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D. H. Dilbeck’s A More Civil War: How the Union Waged a Just War, seeks to resolve the paradox of the Union fighting a war that featured both devastating destruction and remarkable restraint. Dilbeck accomplishes this by investigating what constituted a “just war” from the Union perspective. He finds that many Federals came to see a hard war that destroyed the Confederates’ will to resist as the only way to end the war and its attendant evils. From their perspective, then, the only humane war was a hard war. Yet at the same time, Dilbeck clearly shows that there were definite limits, lines that could not be crossed if the war was to remain just and avoid a descent into barbarism that would sully the Union’s good name.
Dilbeck buttresses this conclusion in all five of his chapters. Each chapter treats a different topic while also moving the story forward in [End Page 365] time. Chapter One deals with the thorny guerrilla conflict in Missouri during the early days of the war. This kind of war raised questions about the treatment of captured guerrillas and the civilians who supported them. Who was to be punished? How were they to be punished? What was the best way to end the internecine bushwhacking? Out of this situation arose one of the first instances of a hard and destructive war meant to quell the violence in Missouri. Dilbeck, however, emphasizes that the Union desire to pacify Missouri did not lead them to endorse unrestrained warfare. Instead, the Federals set rules and defined when it was just to retaliate as well as what the proper punishment was for those who fought against the Union without donning a gray uniform.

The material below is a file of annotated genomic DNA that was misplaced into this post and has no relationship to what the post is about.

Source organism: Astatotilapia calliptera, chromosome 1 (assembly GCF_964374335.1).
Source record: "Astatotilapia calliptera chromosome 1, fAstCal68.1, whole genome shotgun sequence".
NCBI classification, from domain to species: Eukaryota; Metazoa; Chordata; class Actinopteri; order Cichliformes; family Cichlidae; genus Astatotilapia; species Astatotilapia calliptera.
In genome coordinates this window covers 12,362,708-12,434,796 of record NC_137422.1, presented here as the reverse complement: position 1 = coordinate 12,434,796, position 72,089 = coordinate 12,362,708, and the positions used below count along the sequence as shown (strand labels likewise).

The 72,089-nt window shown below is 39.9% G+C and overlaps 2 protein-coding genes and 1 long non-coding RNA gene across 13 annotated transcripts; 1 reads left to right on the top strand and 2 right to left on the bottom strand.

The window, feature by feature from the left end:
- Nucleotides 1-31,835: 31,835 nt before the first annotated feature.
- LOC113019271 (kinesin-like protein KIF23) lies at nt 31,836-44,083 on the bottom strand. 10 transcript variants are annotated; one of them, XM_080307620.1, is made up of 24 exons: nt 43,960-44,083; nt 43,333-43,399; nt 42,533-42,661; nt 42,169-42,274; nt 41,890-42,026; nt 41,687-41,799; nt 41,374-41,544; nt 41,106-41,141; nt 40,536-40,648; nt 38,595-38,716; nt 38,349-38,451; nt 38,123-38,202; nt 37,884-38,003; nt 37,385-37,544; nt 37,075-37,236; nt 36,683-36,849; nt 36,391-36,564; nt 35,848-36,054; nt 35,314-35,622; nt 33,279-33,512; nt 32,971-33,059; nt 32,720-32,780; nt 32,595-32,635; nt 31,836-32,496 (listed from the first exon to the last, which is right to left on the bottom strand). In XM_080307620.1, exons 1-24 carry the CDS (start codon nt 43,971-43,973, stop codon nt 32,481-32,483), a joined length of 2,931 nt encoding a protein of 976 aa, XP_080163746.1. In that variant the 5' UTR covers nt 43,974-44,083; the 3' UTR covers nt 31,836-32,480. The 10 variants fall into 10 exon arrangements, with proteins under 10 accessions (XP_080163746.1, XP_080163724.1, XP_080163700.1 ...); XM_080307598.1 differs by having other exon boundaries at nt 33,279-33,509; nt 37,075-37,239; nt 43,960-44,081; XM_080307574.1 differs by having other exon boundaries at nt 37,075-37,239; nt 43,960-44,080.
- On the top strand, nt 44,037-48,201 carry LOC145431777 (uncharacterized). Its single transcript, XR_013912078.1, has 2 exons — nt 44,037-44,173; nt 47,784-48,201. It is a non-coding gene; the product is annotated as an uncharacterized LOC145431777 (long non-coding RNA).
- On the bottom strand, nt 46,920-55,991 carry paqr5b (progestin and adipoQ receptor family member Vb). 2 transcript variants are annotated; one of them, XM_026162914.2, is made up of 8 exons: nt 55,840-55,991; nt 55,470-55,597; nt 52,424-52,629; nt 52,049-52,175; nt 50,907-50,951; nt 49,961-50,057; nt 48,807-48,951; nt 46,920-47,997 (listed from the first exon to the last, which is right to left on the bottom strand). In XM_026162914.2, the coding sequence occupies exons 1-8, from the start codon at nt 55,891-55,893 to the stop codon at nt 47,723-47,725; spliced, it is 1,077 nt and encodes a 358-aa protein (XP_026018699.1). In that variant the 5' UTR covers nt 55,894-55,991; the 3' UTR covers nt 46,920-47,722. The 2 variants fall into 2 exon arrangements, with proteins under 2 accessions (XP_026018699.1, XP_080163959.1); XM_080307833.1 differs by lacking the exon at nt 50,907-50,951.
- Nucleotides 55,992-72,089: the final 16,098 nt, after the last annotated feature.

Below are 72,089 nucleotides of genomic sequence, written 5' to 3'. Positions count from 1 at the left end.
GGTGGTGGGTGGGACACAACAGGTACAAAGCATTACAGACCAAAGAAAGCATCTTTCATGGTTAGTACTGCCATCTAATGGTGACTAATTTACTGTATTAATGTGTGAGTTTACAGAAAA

Dilbeck’s second chapter covers the early Union occupation of cities along the Mississippi River, namely William T. Sherman and Benjamin Butler’s occupations of Memphis and New Orleans, respectively. Here again are instances of Union forces embracing a hard war, this time on civilians, with the hope of bringing a speedy end to the war, while also showing restraint. A good example of this was Butler. On the one hand, he seized civilian property that would aid the Confederacy, censored New Orleans papers, and removed the local government. On the other, he relieved privation in New Orleans and cleaned up the city to avoid a yellow fever outbreak. Even in a hard war against Confederate civilians, Dilbeck demonstrates that humanity was not totally absent from Federal actions. There is also a section in this chapter on the just war issues surrounding emancipation, an issue faced by both Butler and Sherman as slaves escaped to Union lines. Their experiences during this early stage of the war persuaded them that attacking slavery was not only a just course, but also a powerful tool for undermining the Confederate war effort. During this stage of the war, though, questions remained about how slavery could be attacked justly.
Chapter Three analyzes General Orders No. 100, which outlined Francis Lieber’s vision of a just war. Lieber was a scholar of the laws of war and the father of three soldiers—two Federals and one Confederate—and [End Page 366] his code reflected his deep thinking on the subject. Here again is the idea of a vigorous war effort leading to a shorter war which would be more humane as long as it was kept within certain bounds. Lieber’s Code translated this principle into practical guidelines that a soldier could follow in the field, while giving latitude for commanders on the ground to make the decision that circumstances merited. Dilbeck admits that it is difficult to know how much effect this code of conduct actually had on the soldiers, as many of them ignored these rules, while others might have adhered to the spirit of Lieber’s Code without actually referring to it when making a decision in a given situation. Nevertheless, Lieber’s Code embodied the sentiment of...